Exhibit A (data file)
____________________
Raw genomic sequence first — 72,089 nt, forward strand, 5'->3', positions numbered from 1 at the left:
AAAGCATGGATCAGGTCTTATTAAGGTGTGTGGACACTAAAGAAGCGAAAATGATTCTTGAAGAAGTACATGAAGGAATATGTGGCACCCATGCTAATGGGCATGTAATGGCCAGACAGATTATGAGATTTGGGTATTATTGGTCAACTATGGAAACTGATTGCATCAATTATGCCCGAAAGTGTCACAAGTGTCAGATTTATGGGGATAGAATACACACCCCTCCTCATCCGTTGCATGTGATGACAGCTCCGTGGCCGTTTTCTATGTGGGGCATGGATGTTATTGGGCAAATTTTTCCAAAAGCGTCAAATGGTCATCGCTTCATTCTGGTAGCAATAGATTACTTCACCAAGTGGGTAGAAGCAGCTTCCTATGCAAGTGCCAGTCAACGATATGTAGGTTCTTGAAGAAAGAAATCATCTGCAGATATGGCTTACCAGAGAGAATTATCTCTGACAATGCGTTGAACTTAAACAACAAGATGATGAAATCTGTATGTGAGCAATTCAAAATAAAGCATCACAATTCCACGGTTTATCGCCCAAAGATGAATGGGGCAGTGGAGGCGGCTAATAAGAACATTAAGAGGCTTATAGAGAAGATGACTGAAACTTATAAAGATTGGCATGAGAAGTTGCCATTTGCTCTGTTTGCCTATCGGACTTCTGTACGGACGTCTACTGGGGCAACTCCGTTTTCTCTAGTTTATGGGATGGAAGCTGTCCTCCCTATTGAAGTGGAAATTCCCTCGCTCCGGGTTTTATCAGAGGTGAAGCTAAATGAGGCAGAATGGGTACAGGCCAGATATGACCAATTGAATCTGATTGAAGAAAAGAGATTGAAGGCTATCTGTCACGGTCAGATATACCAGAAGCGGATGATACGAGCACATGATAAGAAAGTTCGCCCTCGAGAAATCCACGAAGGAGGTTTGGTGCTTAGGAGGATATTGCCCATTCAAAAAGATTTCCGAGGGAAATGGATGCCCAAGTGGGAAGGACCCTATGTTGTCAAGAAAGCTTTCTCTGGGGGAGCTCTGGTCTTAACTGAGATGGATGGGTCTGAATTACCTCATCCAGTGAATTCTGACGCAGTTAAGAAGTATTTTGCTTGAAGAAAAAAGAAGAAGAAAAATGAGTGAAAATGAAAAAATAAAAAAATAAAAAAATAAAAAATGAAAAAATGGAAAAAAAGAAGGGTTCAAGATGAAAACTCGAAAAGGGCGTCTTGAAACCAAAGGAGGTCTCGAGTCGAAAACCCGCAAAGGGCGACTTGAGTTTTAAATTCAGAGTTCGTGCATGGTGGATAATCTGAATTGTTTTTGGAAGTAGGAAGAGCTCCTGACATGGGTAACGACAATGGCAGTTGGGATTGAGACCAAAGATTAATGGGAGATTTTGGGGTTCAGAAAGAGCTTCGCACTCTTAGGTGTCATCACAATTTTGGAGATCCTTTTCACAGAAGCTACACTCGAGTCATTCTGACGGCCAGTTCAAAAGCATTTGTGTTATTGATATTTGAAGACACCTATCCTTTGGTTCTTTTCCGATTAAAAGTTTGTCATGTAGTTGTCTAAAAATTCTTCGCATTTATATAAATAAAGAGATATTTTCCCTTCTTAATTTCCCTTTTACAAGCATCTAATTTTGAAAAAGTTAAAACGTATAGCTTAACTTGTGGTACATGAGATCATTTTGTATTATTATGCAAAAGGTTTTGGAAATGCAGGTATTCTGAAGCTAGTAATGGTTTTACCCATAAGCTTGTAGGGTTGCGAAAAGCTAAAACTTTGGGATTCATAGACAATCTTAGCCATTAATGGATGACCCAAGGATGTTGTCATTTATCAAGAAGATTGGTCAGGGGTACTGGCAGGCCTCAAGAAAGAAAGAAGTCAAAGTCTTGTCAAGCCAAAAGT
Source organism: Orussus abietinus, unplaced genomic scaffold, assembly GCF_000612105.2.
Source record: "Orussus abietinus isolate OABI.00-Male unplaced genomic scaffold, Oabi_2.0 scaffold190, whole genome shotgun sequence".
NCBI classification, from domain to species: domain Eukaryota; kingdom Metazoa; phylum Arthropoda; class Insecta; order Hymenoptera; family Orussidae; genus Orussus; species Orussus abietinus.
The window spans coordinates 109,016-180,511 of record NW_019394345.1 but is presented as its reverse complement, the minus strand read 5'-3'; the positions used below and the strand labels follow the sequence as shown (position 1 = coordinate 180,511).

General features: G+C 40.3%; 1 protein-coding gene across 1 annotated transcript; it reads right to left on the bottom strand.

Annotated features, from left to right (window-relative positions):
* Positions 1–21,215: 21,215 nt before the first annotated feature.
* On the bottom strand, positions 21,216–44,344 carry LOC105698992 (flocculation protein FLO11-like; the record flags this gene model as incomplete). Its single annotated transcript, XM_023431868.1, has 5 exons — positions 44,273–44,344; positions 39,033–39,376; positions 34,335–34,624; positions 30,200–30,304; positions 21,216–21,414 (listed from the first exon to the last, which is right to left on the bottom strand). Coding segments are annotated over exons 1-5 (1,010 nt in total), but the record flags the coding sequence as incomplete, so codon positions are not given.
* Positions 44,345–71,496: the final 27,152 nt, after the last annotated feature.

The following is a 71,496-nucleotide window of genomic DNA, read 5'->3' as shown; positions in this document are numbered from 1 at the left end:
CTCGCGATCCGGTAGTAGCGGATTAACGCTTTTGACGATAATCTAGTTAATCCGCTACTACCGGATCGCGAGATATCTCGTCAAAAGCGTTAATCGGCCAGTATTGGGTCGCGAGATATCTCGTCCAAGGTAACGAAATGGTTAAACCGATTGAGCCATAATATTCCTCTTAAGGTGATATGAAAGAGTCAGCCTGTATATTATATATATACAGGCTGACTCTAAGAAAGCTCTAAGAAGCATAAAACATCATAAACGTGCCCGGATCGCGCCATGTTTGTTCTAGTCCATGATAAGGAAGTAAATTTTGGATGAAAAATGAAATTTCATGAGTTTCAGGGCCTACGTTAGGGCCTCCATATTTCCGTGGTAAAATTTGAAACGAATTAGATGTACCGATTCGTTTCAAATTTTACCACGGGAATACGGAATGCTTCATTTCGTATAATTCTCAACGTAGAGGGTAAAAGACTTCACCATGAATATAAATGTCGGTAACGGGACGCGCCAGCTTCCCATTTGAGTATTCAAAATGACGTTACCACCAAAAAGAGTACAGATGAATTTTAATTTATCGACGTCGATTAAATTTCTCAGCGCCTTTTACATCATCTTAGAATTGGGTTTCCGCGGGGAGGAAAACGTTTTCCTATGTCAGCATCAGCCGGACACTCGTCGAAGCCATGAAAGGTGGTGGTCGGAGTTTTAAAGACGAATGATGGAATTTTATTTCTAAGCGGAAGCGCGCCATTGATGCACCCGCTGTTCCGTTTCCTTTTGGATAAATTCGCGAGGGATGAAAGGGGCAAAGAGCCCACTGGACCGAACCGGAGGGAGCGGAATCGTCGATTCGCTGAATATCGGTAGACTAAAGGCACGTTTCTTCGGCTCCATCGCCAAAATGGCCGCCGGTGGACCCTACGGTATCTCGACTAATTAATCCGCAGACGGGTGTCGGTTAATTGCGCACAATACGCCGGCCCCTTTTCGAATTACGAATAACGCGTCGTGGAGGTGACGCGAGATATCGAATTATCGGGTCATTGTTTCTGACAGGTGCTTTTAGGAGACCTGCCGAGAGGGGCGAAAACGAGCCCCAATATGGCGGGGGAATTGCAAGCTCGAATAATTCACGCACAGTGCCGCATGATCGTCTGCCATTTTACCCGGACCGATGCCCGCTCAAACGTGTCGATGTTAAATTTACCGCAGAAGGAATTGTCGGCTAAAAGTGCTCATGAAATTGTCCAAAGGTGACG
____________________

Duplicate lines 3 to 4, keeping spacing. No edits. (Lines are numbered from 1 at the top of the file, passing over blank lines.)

Source organism: Orussus abietinus, unplaced genomic scaffold, assembly GCF_000612105.2.
Source record: "Orussus abietinus isolate OABI.00-Male unplaced genomic scaffold, Oabi_2.0 scaffold190, whole genome shotgun sequence".